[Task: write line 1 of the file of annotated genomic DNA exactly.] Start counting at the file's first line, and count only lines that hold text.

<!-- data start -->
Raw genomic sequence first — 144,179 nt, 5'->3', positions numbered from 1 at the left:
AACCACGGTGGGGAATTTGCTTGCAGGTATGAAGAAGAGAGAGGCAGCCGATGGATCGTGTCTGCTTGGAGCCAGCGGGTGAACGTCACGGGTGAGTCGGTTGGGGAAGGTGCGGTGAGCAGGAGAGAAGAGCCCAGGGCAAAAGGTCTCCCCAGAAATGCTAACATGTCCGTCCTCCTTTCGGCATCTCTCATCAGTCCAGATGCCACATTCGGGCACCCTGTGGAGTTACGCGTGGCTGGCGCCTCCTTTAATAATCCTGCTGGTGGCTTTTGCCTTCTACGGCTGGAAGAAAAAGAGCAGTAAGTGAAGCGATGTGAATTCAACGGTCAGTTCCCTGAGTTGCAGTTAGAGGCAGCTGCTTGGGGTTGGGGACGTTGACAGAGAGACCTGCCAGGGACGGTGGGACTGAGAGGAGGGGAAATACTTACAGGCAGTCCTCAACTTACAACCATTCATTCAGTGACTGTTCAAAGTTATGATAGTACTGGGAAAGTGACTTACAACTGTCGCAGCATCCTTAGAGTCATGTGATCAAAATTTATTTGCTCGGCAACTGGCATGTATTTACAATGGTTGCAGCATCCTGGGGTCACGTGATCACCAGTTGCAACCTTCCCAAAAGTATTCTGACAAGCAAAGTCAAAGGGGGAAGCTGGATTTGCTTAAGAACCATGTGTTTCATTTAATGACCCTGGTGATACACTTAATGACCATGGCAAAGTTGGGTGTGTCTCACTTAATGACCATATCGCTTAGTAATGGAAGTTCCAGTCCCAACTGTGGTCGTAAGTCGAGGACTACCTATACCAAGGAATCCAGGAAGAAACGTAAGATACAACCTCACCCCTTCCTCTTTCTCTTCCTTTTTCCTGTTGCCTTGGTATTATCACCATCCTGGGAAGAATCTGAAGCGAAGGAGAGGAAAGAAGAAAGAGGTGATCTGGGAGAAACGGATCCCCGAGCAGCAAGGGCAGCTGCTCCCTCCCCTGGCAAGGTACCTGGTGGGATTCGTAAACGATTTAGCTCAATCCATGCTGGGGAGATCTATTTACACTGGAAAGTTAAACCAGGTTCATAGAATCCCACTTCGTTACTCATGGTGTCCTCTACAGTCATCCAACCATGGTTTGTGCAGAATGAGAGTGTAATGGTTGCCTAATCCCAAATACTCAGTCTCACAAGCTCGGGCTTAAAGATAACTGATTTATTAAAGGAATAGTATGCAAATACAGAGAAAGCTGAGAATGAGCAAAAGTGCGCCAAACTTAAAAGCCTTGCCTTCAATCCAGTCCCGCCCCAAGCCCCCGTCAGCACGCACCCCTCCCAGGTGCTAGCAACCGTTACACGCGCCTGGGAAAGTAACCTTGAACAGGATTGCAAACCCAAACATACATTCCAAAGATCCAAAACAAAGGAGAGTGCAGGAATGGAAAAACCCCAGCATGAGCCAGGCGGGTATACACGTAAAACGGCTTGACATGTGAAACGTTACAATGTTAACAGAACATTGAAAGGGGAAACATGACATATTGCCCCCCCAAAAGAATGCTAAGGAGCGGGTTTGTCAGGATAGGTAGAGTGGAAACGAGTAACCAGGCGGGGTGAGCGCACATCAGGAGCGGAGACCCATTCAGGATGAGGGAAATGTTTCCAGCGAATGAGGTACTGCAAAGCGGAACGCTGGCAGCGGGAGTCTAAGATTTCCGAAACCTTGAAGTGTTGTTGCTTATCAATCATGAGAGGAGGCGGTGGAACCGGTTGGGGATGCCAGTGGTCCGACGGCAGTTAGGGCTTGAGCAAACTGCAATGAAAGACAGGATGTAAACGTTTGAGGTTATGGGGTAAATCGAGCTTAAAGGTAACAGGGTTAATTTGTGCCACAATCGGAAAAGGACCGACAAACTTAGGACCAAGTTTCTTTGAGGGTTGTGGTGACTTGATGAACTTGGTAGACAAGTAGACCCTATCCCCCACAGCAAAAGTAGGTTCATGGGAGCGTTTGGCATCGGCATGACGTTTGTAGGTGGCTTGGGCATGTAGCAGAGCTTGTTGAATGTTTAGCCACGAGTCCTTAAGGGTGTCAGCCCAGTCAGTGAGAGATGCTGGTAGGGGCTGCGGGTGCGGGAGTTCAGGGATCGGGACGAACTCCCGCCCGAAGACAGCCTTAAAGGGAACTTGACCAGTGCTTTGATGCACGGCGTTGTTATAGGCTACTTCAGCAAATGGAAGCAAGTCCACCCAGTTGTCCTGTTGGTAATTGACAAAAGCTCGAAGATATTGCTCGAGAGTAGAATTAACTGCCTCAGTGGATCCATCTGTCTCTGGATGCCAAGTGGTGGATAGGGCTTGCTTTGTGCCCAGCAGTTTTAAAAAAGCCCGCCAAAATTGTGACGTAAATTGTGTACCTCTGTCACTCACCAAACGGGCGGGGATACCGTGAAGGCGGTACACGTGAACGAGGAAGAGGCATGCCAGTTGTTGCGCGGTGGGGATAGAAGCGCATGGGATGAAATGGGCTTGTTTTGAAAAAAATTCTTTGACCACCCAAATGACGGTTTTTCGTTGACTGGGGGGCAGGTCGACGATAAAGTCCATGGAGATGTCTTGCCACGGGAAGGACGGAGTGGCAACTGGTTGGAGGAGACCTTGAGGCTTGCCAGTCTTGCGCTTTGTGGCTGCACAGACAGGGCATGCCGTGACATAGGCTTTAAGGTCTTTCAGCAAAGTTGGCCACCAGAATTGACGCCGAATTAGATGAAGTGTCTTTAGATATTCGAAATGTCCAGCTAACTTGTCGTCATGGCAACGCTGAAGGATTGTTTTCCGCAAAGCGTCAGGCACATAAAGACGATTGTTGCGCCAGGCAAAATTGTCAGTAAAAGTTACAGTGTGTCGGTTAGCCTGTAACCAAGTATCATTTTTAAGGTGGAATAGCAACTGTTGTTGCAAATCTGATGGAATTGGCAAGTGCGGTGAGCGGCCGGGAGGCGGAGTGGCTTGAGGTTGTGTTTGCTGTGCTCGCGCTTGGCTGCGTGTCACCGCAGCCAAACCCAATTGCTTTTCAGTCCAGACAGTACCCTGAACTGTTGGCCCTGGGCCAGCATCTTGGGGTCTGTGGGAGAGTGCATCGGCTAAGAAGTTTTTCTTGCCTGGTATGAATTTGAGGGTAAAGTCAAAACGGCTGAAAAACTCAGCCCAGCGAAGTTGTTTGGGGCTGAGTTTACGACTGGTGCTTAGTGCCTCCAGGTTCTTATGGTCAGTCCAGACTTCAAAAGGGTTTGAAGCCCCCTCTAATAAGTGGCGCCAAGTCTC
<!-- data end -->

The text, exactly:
Raw genomic sequence first — 144,179 nt, 5'->3', positions numbered from 1 at the left: